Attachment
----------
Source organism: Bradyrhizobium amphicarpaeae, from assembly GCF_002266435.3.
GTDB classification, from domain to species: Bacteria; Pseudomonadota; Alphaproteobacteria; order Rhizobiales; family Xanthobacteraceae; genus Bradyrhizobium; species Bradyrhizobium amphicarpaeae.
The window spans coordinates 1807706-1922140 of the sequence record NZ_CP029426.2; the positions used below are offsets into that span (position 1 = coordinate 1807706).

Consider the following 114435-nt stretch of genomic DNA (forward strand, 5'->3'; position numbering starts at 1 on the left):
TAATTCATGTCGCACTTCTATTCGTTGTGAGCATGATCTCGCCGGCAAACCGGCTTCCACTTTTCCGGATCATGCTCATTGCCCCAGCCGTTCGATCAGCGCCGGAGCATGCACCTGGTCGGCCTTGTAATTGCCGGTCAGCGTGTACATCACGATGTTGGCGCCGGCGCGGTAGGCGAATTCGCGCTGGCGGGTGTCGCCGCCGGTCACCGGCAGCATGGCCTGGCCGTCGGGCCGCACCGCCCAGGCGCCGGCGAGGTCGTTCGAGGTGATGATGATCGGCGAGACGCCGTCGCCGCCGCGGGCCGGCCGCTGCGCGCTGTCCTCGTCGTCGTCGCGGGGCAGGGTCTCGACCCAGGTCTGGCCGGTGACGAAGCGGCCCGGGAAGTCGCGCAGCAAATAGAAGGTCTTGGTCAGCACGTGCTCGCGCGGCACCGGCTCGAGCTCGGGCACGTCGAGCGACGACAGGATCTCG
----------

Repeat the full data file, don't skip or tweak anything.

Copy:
Source organism: Bradyrhizobium amphicarpaeae, from assembly GCF_002266435.3.
GTDB classification, from domain to species: Bacteria; Pseudomonadota; Alphaproteobacteria; order Rhizobiales; family Xanthobacteraceae; genus Bradyrhizobium; species Bradyrhizobium amphicarpaeae.
The window spans coordinates 1807706-1922140 of the sequence record NZ_CP029426.2; the positions used below are offsets into that span (position 1 = coordinate 1807706).

Consider the following 114435-nt stretch of genomic DNA (forward strand, 5'->3'; position numbering starts at 1 on the left):
TAATTCATGTCGCACTTCTATTCGTTGTGAGCATGATCTCGCCGGCAAACCGGCTTCCACTTTTCCGGATCATGCTCATTGCCCCAGCCGTTCGATCAGCGCCGGAGCATGCACCTGGTCGGCCTTGTAATTGCCGGTCAGCGTGTACATCACGATGTTGGCGCCGGCGCGGTAGGCGAATTCGCGCTGGCGGGTGTCGCCGCCGGTCACCGGCAGCATGGCCTGGCCGTCGGGCCGCACCGCCCAGGCGCCGGCGAGGTCGTTCGAGGTGATGATGATCGGCGAGACGCCGTCGCCGCCGCGGGCCGGCCGCTGCGCGCTGTCCTCGTCGTCGTCGCGGGGCAGGGTCTCGACCCAGGTCTGGCCGGTGACGAAGCGGCCCGGGAAGTCGCGCAGCAAATAGAAGGTCTTGGTCAGCACGTGCTCGCGCGGCACCGGCTCGAGCTCGGGCACGTCGAGCGACGACAGGATCTCG